Thirsty souls are quenched by God, not world, priest tells pope, Curia

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Pope Francis elevates the Eucharist as he celebrates Mass at the Basilica of St. Mary Major in Rome Jan. 28. (CNS/Remo Casilli, Reuters)

Vatican City — The yearning for one's soul to be quenched must not be confused with longing for worldly desires, a Portuguese priest told Pope Francis and senior members of the Roman Curia during their Lenten retreat.

The spiritual significance of thirst is a reminder that all Christians must distinguish between a true desire to satisfy their spiritual needs and the false satisfaction given by worldly possessions where "pleasure, passion and joy are exhausted in a wild consumerism," Fr. Jose Tolentino de Mendonca, vice rector of the Catholic University of Lisbon, said Feb. 19, according to Vatican Radio.

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"Let us not confuse desire with need. Desire is a lack that is never completely satisfied, it is a tension, a wound that is always open, an endless" need for something from outside oneself, he said.

The 52-year-old Portuguese priest was to deliver 10 talks on the theme "In Praise of Thirst" during the retreat Feb. 18-23 at the Pauline Fathers' retreat center in Ariccia, 20 miles southeast of Rome.

Before boarding a bus with the Curia officials for the drive out to Ariccia, Francis had asked pilgrims for prayers during his Sunday Angelus address Feb. 18.

"I ask all of you to remember in your prayers myself and my collaborators of the Roman Curia who will begin the week of spiritual exercises this evening," the pope said after praying the Angelus prayer with the faithful gathered in St. Peter's Square.

In his main talk, the pope reflected on the Sunday Gospel reading from St. Mark, which recalled Jesus' temptation in the desert.

Like Jesus, he said, Christians also must fight against temptation during Lent, which is a "time of spiritual challenge, of spiritual struggle."

"We know it, evil is unfortunately at work in our existence and around us, where violence, rejection of the other, closures, wars and injustice are manifested. These things are works of the evil one, of evil," Francis said.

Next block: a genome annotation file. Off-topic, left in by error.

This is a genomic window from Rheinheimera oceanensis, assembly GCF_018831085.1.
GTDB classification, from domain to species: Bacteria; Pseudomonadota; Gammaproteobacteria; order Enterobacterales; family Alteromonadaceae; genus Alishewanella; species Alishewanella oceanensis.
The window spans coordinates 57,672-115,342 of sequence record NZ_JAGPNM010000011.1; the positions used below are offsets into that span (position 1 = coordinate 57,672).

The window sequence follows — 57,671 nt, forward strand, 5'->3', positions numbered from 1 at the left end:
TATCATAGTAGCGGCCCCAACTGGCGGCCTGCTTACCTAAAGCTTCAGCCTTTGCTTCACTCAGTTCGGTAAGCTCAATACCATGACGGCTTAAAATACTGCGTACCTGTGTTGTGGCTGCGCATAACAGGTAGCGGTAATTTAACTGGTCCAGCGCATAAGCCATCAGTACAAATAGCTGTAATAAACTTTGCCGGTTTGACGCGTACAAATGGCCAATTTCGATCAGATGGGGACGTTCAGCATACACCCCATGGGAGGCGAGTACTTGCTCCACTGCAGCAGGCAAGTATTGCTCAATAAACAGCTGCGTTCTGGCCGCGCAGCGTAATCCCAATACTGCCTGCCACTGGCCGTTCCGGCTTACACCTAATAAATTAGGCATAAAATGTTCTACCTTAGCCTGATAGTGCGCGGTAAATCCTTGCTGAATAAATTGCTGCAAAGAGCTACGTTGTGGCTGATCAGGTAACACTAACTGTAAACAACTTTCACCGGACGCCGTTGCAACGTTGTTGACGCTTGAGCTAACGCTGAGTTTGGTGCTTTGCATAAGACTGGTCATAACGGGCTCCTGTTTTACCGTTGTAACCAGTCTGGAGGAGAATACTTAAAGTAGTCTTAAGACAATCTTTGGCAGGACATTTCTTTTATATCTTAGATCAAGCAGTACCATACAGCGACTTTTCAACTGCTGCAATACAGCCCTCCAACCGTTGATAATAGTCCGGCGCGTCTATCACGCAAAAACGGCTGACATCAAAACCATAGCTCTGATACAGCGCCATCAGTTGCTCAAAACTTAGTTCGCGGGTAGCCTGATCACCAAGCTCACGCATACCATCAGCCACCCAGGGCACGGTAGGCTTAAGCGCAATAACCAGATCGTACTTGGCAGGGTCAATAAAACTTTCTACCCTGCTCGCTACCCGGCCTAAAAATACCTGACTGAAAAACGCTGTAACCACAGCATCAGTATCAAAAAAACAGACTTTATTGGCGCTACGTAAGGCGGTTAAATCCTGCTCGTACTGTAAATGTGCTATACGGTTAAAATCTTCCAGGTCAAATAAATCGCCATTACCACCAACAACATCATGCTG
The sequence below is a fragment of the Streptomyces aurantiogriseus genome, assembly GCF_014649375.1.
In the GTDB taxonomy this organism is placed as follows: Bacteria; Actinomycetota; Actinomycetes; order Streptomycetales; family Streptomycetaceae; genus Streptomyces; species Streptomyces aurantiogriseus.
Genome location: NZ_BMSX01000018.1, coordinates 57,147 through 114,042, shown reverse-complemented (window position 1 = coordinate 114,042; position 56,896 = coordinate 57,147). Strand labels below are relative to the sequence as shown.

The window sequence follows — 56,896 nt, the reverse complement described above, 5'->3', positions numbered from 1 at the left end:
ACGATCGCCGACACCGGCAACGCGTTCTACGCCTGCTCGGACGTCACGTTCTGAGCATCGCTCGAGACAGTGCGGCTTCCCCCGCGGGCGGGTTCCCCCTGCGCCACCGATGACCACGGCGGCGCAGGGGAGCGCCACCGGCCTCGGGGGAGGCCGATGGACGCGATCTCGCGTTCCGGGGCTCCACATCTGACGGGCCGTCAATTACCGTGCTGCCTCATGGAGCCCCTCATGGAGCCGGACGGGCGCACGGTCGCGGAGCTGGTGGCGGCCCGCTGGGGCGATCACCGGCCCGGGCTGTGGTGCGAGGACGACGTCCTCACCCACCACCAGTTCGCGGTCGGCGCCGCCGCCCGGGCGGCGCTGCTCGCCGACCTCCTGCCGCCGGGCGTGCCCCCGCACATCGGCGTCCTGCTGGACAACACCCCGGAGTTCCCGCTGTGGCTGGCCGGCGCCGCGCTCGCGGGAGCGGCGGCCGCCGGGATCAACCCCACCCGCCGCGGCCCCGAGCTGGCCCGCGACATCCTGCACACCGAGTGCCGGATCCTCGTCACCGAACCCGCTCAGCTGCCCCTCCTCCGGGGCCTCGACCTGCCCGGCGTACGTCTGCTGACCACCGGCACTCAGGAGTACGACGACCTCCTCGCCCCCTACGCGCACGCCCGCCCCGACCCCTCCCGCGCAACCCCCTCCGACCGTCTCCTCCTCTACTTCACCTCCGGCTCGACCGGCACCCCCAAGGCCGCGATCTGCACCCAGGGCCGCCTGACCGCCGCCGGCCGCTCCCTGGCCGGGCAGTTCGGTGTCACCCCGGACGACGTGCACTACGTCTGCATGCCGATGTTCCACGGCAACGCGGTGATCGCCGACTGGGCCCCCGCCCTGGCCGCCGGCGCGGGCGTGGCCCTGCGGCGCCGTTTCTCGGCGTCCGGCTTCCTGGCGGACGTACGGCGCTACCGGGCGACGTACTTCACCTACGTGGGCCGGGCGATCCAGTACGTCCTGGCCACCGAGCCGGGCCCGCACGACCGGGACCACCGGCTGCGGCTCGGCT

Although Lent is a time of prayer and penance, he added, it is not "a sad time of mourning" but rather time for "a joyful and serious commitment to strip ourselves of our selfishness, of the old person within us and renew ourselves according to the grace of our baptism."

On the retreat's first full day, Feb. 19, Tolentino's morning meditation was titled, "The science of thirst," and he cited Jesus' invitation in the Book of Revelations (22:17) to "let the one who thirsts come forward and the one who wants it receive the gift of life-giving water."

Christians, Tolentino said, must first acknowledge their thirst and know "just how much we thirst."

Through the gift of pure grace, he said, Jesus quenches the souls of Christians who thirst and "comes to meet our history as it is, in its incompleteness, emptiness or failure."

In the afternoon, Tolentino reflected on the theme, "I realized I was thirsty." Christian life hinges on the acceptance of one's own thirst, otherwise, "spiritual life loses its grip on reality," he said.

"The opposite of thirst, which appears at times in our lives, is apathy. It is this thirst for nothing, which more or less assails us imperceptibly, that makes us ill," Tolentino said.

According to the retreat schedule published by the Prefecture of the Pontifical Household, the retreat began with vespers, the first meditation by Tolentino and eucharistic adoration.

From Feb. 19 to 22, the pope and his top aides were to begin their day with Mass, breakfast and a meditation by Tolentino. After lunch at 12:30 p.m., the program gave retreat participants free time until another meditation at 4 p.m., followed by vespers, adoration and dinner.

On the final day, Feb. 23, the retreatants were to celebrate Mass together, have breakfast, listen to the last meditation, and then leave for the Vatican at 9:30 a.m.


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